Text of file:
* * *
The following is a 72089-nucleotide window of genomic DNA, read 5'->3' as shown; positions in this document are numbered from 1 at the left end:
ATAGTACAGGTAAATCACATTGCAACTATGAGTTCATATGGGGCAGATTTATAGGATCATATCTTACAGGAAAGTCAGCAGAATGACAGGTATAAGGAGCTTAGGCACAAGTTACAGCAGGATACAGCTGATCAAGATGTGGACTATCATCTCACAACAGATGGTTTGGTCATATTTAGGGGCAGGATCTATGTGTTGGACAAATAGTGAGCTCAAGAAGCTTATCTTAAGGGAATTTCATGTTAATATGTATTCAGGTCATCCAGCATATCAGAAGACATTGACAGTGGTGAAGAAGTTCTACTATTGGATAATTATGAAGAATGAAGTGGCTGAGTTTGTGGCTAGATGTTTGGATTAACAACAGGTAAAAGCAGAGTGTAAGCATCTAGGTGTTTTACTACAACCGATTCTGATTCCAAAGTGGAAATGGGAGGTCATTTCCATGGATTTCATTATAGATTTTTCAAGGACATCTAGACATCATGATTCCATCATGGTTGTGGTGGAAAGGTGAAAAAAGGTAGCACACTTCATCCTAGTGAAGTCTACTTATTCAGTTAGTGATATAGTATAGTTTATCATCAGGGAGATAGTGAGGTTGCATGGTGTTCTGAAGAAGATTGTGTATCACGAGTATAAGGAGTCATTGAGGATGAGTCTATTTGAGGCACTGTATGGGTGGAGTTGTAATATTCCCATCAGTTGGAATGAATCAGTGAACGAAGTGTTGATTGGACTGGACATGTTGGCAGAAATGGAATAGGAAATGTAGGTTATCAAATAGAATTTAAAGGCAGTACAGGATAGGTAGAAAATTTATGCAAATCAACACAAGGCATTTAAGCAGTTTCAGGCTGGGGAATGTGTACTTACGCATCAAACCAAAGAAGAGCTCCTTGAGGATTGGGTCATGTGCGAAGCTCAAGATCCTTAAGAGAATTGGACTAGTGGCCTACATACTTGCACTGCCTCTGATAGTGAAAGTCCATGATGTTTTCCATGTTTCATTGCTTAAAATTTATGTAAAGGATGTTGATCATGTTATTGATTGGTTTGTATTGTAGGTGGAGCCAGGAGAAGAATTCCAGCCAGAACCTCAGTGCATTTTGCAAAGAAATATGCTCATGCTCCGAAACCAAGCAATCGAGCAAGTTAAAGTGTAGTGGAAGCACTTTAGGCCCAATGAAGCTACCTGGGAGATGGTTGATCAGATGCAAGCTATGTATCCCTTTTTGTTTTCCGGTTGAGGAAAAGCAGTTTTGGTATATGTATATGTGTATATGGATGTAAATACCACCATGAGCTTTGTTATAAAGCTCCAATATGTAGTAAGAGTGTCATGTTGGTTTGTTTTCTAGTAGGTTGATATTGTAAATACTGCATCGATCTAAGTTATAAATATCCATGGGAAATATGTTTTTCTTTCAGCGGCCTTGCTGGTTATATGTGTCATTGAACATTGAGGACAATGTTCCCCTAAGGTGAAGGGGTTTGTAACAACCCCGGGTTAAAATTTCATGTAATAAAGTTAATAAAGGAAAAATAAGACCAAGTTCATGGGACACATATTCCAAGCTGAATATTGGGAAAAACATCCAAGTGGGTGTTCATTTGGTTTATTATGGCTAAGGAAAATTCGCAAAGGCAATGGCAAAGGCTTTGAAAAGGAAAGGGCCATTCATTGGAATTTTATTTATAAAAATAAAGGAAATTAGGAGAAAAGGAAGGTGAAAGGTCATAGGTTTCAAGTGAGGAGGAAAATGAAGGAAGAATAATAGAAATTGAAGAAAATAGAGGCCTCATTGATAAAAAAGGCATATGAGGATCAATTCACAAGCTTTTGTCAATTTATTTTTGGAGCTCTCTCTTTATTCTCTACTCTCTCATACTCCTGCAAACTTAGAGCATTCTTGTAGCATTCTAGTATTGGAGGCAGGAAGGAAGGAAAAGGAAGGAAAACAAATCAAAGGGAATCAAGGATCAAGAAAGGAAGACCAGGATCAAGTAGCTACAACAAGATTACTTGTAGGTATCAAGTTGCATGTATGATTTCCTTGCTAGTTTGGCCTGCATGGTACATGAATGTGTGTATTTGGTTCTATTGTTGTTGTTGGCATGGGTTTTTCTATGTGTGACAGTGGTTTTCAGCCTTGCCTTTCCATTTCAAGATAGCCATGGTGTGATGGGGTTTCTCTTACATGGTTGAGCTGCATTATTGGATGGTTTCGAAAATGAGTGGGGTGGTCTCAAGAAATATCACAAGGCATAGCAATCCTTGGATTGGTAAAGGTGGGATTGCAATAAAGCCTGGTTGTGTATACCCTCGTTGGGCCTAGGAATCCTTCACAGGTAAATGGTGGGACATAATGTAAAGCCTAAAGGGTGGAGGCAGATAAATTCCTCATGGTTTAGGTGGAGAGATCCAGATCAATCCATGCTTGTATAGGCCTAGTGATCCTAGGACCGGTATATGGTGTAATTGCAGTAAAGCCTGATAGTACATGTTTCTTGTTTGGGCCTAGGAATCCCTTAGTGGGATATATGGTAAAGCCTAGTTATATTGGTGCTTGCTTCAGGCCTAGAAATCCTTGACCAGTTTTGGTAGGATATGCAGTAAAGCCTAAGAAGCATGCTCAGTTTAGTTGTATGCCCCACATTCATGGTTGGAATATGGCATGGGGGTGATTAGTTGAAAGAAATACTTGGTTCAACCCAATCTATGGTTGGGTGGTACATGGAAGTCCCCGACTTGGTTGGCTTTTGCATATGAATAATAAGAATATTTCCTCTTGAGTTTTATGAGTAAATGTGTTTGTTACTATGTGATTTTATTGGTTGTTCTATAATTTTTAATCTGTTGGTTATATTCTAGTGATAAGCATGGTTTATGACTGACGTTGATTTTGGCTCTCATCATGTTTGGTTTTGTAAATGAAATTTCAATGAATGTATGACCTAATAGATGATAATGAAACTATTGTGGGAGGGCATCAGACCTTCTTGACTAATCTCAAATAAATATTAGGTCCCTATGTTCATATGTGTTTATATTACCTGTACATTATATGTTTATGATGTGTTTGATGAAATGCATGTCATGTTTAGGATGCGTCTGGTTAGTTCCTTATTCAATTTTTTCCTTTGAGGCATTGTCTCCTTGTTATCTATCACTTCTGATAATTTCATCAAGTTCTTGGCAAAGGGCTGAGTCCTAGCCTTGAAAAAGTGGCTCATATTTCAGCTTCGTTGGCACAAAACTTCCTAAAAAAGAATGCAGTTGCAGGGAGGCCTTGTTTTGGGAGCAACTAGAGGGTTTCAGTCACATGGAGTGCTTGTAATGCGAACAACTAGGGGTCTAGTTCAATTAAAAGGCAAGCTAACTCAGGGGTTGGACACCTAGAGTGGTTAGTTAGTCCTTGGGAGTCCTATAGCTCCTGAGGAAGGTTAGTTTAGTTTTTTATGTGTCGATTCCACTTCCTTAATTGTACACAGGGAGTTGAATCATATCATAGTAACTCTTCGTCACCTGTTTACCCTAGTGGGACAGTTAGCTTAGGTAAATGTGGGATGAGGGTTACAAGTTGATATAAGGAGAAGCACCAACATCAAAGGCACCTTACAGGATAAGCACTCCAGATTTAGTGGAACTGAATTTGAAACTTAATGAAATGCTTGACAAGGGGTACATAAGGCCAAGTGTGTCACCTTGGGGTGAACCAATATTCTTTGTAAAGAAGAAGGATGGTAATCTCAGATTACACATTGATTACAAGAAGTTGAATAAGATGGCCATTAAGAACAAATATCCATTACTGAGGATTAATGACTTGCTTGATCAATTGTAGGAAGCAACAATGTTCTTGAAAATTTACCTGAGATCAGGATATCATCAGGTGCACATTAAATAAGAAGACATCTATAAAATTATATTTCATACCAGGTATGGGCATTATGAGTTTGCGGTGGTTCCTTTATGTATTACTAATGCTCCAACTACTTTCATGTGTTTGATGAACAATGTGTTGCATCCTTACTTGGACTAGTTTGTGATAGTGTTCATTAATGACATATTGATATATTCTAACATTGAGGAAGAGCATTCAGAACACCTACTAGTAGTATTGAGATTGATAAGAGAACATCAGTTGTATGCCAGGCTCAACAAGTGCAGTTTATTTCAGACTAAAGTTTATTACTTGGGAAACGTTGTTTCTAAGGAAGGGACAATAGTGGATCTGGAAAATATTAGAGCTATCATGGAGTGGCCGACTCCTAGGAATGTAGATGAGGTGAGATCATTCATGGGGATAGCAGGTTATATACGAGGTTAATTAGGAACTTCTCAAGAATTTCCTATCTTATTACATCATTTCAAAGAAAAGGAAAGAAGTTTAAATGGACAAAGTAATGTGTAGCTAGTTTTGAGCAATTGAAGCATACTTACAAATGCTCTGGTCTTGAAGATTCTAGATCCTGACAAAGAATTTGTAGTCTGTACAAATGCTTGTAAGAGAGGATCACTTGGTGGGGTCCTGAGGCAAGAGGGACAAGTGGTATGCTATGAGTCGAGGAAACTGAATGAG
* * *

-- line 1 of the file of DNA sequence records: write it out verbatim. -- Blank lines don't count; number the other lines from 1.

The following is a 72089-nucleotide window of genomic DNA, read 5'->3' as shown; positions in this document are numbered from 1 at the left end: